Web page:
Haiti and the Devil’s Curse

25 January, 2010 — The Real News Network

Mainstream news attributes Haitian poverty to the supernatural, avoiding history of foreign intervention

Danny Glover, Peter Hallward, and Anthony Fenton contribute to breaking down the media avoidance of Haiti’s history of foreign intervention. According to Hallward, Haiti’s poverty can be explained as a series of foreign responses to the independence and strength of the Haitian people, but since the media doesn’t acknowledge this, they are forced to propose weakness and bad luck as the sources of Haiti’s poverty. Glover adds that without the history, we are prone to misunderstanding and the blaming of the victim, which in some cases serves to absolve us of our own responsibility for the situation. Fenton reminds that it’s not only the U.S. that has taken part in undermining democracy in Haiti, in recent years Canada has played a very significant role, among others.

Bio

Peter Hallward is a Professor of Modern European Philosophy at Middlesex University in England. In 2007 he published the acclaimed historical account of post-1990 Haitian politics, Damming the Flood: Haiti, Aristide, and the Politics of Containment. He is the editor of the journal Radical Philosophy and a contributing editor to Angelaki: Journal of the Theoretical Humanities.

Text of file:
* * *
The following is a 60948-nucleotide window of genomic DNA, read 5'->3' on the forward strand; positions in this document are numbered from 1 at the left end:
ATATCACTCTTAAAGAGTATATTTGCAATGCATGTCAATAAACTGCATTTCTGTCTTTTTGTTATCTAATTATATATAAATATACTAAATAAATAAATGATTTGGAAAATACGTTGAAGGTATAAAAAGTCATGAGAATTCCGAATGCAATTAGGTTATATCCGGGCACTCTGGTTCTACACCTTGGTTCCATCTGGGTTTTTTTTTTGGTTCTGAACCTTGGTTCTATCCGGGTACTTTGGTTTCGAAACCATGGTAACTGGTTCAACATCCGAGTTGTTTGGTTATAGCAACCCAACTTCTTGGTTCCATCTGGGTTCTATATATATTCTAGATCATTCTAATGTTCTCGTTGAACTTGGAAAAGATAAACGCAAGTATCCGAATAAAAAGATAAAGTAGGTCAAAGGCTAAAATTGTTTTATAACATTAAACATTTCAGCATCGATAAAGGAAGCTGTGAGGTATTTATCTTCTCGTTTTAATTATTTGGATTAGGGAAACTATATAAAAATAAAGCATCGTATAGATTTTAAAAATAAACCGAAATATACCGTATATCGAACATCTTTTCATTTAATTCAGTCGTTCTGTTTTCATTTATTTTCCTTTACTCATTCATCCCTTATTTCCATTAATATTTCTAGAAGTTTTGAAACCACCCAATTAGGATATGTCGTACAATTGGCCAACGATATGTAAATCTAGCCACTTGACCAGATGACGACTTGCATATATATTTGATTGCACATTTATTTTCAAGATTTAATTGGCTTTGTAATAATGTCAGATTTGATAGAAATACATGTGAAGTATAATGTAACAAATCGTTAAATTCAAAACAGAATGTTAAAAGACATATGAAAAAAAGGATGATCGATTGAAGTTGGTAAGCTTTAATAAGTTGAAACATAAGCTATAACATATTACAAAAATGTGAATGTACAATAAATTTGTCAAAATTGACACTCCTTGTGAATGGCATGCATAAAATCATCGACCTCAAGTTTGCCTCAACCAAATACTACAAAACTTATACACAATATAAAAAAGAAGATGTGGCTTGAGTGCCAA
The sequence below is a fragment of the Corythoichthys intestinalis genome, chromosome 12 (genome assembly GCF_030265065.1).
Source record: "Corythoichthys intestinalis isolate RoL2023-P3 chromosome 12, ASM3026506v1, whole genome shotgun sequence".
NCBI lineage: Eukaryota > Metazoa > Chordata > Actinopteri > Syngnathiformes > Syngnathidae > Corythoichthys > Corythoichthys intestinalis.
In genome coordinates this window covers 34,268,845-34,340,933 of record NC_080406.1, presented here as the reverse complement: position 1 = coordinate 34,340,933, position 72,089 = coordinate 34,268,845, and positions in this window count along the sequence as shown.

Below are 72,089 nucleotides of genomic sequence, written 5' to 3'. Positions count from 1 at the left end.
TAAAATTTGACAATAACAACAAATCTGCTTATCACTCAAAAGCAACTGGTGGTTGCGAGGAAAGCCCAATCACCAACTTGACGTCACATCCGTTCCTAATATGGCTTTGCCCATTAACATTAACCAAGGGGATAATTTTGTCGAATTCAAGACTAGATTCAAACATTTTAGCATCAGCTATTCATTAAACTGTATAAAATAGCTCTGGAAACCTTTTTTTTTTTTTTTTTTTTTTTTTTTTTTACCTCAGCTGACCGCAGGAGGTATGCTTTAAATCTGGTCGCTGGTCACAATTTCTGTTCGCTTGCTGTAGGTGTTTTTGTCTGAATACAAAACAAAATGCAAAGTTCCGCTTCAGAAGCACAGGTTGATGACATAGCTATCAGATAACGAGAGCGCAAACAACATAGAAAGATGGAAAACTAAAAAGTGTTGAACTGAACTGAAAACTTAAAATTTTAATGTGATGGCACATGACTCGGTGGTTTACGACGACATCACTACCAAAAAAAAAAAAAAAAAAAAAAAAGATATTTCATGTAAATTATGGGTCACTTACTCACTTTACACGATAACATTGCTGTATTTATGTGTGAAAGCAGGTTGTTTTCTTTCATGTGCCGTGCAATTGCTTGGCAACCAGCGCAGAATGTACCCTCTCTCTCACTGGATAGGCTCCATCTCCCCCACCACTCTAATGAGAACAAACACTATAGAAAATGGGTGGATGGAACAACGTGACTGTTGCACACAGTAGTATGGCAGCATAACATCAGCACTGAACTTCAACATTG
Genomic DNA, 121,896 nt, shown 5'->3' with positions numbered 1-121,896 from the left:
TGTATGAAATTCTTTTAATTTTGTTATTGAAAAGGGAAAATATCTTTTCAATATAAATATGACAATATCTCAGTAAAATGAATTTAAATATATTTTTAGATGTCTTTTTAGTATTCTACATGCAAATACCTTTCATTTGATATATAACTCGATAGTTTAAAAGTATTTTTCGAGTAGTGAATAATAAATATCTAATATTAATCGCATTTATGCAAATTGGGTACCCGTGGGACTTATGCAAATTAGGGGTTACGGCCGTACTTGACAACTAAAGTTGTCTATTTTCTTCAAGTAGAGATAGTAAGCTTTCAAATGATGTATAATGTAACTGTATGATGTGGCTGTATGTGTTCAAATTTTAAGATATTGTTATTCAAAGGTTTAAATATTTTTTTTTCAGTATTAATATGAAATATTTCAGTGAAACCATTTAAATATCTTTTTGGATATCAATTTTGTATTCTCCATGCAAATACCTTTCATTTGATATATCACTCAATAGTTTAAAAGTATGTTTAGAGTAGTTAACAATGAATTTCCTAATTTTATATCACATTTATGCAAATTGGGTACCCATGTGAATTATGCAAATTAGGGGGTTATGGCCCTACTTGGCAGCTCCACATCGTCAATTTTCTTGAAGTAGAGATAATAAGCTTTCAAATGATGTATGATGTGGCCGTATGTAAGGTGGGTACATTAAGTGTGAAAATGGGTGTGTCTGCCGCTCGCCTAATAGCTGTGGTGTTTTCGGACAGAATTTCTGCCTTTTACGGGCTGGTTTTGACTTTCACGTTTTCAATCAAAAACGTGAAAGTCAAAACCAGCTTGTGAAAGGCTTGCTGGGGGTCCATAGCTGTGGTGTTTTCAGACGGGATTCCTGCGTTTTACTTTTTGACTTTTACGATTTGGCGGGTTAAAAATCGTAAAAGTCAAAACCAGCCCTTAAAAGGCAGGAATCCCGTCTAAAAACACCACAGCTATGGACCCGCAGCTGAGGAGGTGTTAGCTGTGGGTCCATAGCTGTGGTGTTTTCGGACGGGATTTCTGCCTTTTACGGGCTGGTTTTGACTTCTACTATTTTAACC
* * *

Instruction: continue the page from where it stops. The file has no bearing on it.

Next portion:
Danny Glover is a long-time actor and activist. While attending San Francisco State University, Glover was a member of the Black Students Union who along with the Third World Liberation Front led the five month strike. Not only did this help to create the first school of Ethnic Studies in the U.S., but it was also the longest student strike in the history of the United States. He is presently chair of the TransAfrica Forum, “a non-profit organization dedicated to educating the general public — particularly African-Americans — on the economic, political and moral ramifications of U.S. foreign policy as it affects Africa and the Diaspora in the Caribbean and Latin America”. Glover is the director of the upcoming movie Toussaint, detailing the life of Toussaint Louverture, leader of the Haitian Revolution.

Anthony Fenton is a Canadian-based independent researcher and journalist. He is the co-author of Canada in Haiti: Waging War on the Poor Majority. His work has been published by Asia Times, The Dominion, Foreign Policy in Focus, IPS, Mother Jones, Upside Down World, THIS Magazine, and others.

Haiti and the Devil's Curse

25 January, 2010 — The Real News Network

Mainstream news attributes Haitian poverty to the supernatural, avoiding history of foreign intervention

Danny Glover, Peter Hallward, and Anthony Fenton contribute to breaking down the media avoidance of Haiti’s history of foreign intervention. According to Hallward, Haiti’s poverty can be explained as a series of foreign responses to the independence and strength of the Haitian people, but since the media doesn’t acknowledge this, they are forced to propose weakness and bad luck as the sources of Haiti’s poverty. Glover adds that without the history, we are prone to misunderstanding and the blaming of the victim, which in some cases serves to absolve us of our own responsibility for the situation. Fenton reminds that it’s not only the U.S. that has taken part in undermining democracy in Haiti, in recent years Canada has played a very significant role, among others.